United States District Court, N.D. Illinois
MEMORANDUM OPINION AND ORDER
A. Guzmán United States District Judge.
reasons stated below, Defendant's motion for summary
judgment  is granted. All pending motions are denied as
moot. Civil case terminated.
Sara Sampra sues the Department of Transportation for
interfering with her rights under the Family and Medical
Leave Act of 1993 (“FMLA”) after she took leave
to care for her newborn baby.
approximately October 2009 through April 2014, Sampra was
employed as an engineer by the Federal Aviation
Administration (“FAA”), an agency within the
United States Department of Transportation
(“DOT”). (Pl.'s Resp. Def.'s Stmt. Facts,
Dkt. # 30, ¶ 1.) Sampra remains employed by the FAA at
the time of this suit. FAA engineers who are assigned to
field work (“field engineers”) typically do not
work in an office; rather, they travel full time to the
field, and are assigned to airports across the central
portion of the U.S., including places like Minnesota, South
Dakota, and Louisiana. (Id. ¶ 2.) The
assignments for field engineers can last between one week and
one year. (Id.) Sampra originally applied to work as
a field engineer given that there were no office work
engineering positions open at the time, and she was assigned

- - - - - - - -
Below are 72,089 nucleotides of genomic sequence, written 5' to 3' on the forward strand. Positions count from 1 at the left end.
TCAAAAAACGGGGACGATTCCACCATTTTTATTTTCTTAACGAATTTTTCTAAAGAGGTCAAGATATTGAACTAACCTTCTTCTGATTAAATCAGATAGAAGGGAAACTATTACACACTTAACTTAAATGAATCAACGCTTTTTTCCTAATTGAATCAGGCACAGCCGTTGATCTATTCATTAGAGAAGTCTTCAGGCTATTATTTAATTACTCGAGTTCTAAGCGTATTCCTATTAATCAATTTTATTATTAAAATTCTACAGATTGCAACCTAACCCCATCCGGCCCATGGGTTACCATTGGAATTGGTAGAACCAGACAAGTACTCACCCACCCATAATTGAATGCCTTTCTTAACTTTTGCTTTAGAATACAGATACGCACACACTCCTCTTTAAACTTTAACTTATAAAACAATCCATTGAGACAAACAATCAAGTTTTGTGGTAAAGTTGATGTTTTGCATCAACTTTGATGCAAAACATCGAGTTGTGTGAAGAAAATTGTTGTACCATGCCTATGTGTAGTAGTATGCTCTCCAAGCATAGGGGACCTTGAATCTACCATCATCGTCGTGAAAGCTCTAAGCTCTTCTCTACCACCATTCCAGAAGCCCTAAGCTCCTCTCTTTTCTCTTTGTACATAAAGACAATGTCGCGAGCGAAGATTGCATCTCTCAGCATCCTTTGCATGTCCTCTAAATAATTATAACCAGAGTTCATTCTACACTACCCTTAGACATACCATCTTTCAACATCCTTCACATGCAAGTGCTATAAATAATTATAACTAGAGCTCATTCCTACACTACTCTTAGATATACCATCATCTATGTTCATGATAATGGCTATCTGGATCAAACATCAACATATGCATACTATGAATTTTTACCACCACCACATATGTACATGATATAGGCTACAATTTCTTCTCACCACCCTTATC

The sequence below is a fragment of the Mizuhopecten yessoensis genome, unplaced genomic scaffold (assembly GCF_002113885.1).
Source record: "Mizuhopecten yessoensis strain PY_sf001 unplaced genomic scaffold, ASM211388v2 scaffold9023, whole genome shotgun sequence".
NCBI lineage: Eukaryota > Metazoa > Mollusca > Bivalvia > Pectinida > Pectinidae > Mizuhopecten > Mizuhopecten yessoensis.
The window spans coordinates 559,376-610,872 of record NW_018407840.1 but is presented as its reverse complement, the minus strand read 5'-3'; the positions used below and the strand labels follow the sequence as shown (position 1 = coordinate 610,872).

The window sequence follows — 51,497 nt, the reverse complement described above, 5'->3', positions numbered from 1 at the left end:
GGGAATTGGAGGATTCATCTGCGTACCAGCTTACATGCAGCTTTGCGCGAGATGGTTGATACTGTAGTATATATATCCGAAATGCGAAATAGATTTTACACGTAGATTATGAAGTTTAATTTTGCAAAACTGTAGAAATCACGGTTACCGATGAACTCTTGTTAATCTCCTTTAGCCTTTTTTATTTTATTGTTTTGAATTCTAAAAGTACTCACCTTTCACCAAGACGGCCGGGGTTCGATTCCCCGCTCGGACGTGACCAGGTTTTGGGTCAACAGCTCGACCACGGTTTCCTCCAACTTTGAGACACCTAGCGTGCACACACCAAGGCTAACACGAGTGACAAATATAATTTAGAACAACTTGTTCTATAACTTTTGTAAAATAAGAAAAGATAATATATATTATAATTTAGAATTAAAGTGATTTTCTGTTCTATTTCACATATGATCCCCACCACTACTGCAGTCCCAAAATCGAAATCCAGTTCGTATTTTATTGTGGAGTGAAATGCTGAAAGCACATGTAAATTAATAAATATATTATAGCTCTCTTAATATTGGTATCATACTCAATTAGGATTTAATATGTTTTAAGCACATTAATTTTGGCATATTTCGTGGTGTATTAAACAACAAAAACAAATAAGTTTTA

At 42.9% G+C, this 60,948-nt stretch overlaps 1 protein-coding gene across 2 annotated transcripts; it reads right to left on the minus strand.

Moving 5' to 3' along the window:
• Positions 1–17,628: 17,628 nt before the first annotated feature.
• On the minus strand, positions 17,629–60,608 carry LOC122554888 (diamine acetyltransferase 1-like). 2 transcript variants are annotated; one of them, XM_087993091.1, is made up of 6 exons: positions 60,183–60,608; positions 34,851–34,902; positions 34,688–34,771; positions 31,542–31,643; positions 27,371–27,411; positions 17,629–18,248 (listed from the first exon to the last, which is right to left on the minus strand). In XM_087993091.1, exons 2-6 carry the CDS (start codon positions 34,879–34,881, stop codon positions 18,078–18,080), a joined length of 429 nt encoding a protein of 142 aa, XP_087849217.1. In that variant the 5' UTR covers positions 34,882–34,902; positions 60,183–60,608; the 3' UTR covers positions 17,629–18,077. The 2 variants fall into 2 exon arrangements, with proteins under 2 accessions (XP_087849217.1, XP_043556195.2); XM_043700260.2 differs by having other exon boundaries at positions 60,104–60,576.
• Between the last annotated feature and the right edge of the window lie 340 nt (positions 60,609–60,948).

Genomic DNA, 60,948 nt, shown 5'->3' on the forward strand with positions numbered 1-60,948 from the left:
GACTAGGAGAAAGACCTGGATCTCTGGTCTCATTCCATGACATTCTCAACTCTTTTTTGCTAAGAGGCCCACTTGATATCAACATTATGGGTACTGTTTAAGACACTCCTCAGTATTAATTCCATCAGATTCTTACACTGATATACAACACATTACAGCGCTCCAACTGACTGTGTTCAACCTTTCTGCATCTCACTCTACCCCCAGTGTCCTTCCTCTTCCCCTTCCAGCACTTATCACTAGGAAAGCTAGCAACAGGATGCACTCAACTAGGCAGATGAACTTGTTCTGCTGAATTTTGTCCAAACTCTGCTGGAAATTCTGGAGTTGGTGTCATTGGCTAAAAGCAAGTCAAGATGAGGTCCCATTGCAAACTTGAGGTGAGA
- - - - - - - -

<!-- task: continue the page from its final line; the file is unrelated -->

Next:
field work at the time she was first hired to October 2010.
(Id. ¶¶ 1, 3.)
July 2010 until about January 13, 2014, Jenny Ross was
Sampra's immediate supervisor. (Id. ¶ 4.)
In October 2010, Ross assigned Sampra to do almost
exclusively office work, managing the Technical Support
Services Contract (“TSSC”) work releases and
providing oversight for the work completed under the TSSC.
(Id. ¶¶ 1, 5.) This assignment involved
monitoring work that was being performed by TSSC contractors
in the field as well as performing work in the office.
(Id. ¶ 5.) Ross's supervisor, John Smith,
was not aware of the type of work Ross had assigned Sampra to
do. (Id.) Though she was assigned projects that
largely could be completed in the office, Sampra was still
classified as a field engineer, and her job description
continued to require up to 100% travel and fieldwork.
(Id. ¶ 6.) Sampra contends, however, that there
is not technically a position at the FAA entitled
“field engineer, ” and that despite
Defendant's contention that she was a field engineer, she
was assigned to duties for three and half years that required
little to no field work. (Id. ¶ 7.)
attests in an affidavit that Sampra avoided traveling to
complete on-site checks of projects, and failed to attend
in-person meetings even at O-Hare Airport, which is near the
FAA office in Des Plaines. (Ross Decl., Def.'s Ex. 8,
Dkt. # 29-2, ¶ 5.)
approximately December 23, 2013, through approximately
January 3, 2014, Sampra worked from home after her doctor
ordered bed rest because of a complication with her
pregnancy. (Id. ¶ 9.) Ross approved her
temporary request to telework while on bed rest.
(Id.) On January 6, 2014, Sampra began FMLA leave in
order for care for her newborn baby. (Id. ¶
10.) Prior to going on FMLA leave, Sampra did not submit a
written transition plan and did not make any written request